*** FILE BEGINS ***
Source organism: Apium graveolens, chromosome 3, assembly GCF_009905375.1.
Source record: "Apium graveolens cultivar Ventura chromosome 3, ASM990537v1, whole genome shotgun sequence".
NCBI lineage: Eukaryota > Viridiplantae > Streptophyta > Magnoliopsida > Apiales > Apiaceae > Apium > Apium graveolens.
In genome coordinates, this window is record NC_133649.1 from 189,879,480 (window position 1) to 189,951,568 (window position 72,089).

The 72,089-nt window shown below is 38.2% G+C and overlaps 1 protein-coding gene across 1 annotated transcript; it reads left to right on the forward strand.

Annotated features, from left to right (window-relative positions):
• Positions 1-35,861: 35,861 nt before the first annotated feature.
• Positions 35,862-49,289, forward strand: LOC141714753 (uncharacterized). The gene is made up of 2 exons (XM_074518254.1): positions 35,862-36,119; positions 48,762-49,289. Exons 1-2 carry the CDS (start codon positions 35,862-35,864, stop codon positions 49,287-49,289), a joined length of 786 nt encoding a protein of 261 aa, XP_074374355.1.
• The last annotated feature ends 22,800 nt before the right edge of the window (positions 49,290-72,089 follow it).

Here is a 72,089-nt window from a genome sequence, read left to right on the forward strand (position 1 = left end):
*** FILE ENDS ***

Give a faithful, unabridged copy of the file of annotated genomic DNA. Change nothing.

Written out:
Source organism: Apium graveolens, chromosome 3, assembly GCF_009905375.1.
Source record: "Apium graveolens cultivar Ventura chromosome 3, ASM990537v1, whole genome shotgun sequence".
NCBI lineage: Eukaryota > Viridiplantae > Streptophyta > Magnoliopsida > Apiales > Apiaceae > Apium > Apium graveolens.
In genome coordinates, this window is record NC_133649.1 from 189,879,480 (window position 1) to 189,951,568 (window position 72,089).

The 72,089-nt window shown below is 38.2% G+C and overlaps 1 protein-coding gene across 1 annotated transcript; it reads left to right on the forward strand.

Annotated features, from left to right (window-relative positions):
• Positions 1-35,861: 35,861 nt before the first annotated feature.
• Positions 35,862-49,289, forward strand: LOC141714753 (uncharacterized). The gene is made up of 2 exons (XM_074518254.1): positions 35,862-36,119; positions 48,762-49,289. Exons 1-2 carry the CDS (start codon positions 35,862-35,864, stop codon positions 49,287-49,289), a joined length of 786 nt encoding a protein of 261 aa, XP_074374355.1.
• The last annotated feature ends 22,800 nt before the right edge of the window (positions 49,290-72,089 follow it).

Here is a 72,089-nt window from a genome sequence, read left to right on the forward strand (position 1 = left end):